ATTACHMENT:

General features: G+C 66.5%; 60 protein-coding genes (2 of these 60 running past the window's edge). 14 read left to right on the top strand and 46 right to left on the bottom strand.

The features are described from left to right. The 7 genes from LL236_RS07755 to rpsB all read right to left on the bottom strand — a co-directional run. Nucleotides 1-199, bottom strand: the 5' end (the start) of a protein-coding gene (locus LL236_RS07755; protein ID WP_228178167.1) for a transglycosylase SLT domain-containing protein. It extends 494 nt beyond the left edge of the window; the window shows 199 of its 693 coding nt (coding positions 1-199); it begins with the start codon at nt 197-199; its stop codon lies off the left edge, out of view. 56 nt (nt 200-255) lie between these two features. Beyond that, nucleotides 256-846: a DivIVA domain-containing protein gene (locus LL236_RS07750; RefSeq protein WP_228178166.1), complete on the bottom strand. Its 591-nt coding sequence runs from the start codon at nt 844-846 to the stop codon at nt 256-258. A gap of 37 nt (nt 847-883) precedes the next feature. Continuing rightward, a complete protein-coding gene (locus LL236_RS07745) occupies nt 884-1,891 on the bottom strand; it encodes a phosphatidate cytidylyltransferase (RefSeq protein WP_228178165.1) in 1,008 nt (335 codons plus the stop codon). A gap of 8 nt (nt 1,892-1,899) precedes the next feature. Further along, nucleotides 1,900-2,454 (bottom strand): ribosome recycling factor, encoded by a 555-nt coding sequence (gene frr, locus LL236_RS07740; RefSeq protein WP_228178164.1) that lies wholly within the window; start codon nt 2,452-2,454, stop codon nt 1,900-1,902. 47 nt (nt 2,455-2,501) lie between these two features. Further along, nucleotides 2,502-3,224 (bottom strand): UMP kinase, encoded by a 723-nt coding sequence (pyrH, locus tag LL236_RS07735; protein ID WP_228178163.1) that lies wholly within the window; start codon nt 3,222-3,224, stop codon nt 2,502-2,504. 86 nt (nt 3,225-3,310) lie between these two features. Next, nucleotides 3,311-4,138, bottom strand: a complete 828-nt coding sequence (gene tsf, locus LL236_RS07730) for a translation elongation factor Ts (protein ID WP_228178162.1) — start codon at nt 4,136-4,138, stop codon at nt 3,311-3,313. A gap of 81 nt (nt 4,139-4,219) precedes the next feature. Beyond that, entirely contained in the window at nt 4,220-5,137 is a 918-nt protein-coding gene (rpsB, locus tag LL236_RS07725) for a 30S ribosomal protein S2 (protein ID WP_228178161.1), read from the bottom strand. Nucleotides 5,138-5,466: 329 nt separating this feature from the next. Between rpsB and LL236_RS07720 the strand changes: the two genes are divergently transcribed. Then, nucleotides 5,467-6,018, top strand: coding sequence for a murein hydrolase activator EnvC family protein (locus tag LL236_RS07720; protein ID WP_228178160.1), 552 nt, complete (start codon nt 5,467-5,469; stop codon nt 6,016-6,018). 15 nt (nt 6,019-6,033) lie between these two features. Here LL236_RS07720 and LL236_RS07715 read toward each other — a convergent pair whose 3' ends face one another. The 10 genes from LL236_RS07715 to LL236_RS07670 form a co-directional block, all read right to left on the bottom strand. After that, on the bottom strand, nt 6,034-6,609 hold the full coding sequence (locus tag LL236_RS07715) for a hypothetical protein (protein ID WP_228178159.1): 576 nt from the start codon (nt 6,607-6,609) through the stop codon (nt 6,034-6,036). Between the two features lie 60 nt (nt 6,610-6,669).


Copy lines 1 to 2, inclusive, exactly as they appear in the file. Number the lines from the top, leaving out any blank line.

General features: G+C 66.5%; 60 protein-coding genes (2 of these 60 running past the window's edge). 14 read left to right on the top strand and 46 right to left on the bottom strand.

The features are described from left to right. The 7 genes from LL236_RS07755 to rpsB all read right to left on the bottom strand — a co-directional run. Nucleotides 1-199, bottom strand: the 5' end (the start) of a protein-coding gene (locus LL236_RS07755; protein ID WP_228178167.1) for a transglycosylase SLT domain-containing protein. It extends 494 nt beyond the left edge of the window; the window shows 199 of its 693 coding nt (coding positions 1-199); it begins with the start codon at nt 197-199; its stop codon lies off the left edge, out of view. 56 nt (nt 200-255) lie between these two features. Beyond that, nucleotides 256-846: a DivIVA domain-containing protein gene (locus LL236_RS07750; RefSeq protein WP_228178166.1), complete on the bottom strand. Its 591-nt coding sequence runs from the start codon at nt 844-846 to the stop codon at nt 256-258. A gap of 37 nt (nt 847-883) precedes the next feature. Continuing rightward, a complete protein-coding gene (locus LL236_RS07745) occupies nt 884-1,891 on the bottom strand; it encodes a phosphatidate cytidylyltransferase (RefSeq protein WP_228178165.1) in 1,008 nt (335 codons plus the stop codon). A gap of 8 nt (nt 1,892-1,899) precedes the next feature. Further along, nucleotides 1,900-2,454 (bottom strand): ribosome recycling factor, encoded by a 555-nt coding sequence (gene frr, locus LL236_RS07740; RefSeq protein WP_228178164.1) that lies wholly within the window; start codon nt 2,452-2,454, stop codon nt 1,900-1,902. 47 nt (nt 2,455-2,501) lie between these two features. Further along, nucleotides 2,502-3,224 (bottom strand): UMP kinase, encoded by a 723-nt coding sequence (pyrH, locus tag LL236_RS07735; protein ID WP_228178163.1) that lies wholly within the window; start codon nt 3,222-3,224, stop codon nt 2,502-2,504. 86 nt (nt 3,225-3,310) lie between these two features. Next, nucleotides 3,311-4,138, bottom strand: a complete 828-nt coding sequence (gene tsf, locus LL236_RS07730) for a translation elongation factor Ts (protein ID WP_228178162.1) — start codon at nt 4,136-4,138, stop codon at nt 3,311-3,313. A gap of 81 nt (nt 4,139-4,219) precedes the next feature. Beyond that, entirely contained in the window at nt 4,220-5,137 is a 918-nt protein-coding gene (rpsB, locus tag LL236_RS07725) for a 30S ribosomal protein S2 (protein ID WP_228178161.1), read from the bottom strand. Nucleotides 5,138-5,466: 329 nt separating this feature from the next. Between rpsB and LL236_RS07720 the strand changes: the two genes are divergently transcribed. Then, nucleotides 5,467-6,018, top strand: coding sequence for a murein hydrolase activator EnvC family protein (locus tag LL236_RS07720; protein ID WP_228178160.1), 552 nt, complete (start codon nt 5,467-5,469; stop codon nt 6,016-6,018). 15 nt (nt 6,019-6,033) lie between these two features. Here LL236_RS07720 and LL236_RS07715 read toward each other — a convergent pair whose 3' ends face one another. The 10 genes from LL236_RS07715 to LL236_RS07670 form a co-directional block, all read right to left on the bottom strand. After that, on the bottom strand, nt 6,034-6,609 hold the full coding sequence (locus tag LL236_RS07715) for a hypothetical protein (protein ID WP_228178159.1): 576 nt from the start codon (nt 6,607-6,609) through the stop codon (nt 6,034-6,036). Between the two features lie 60 nt (nt 6,610-6,669).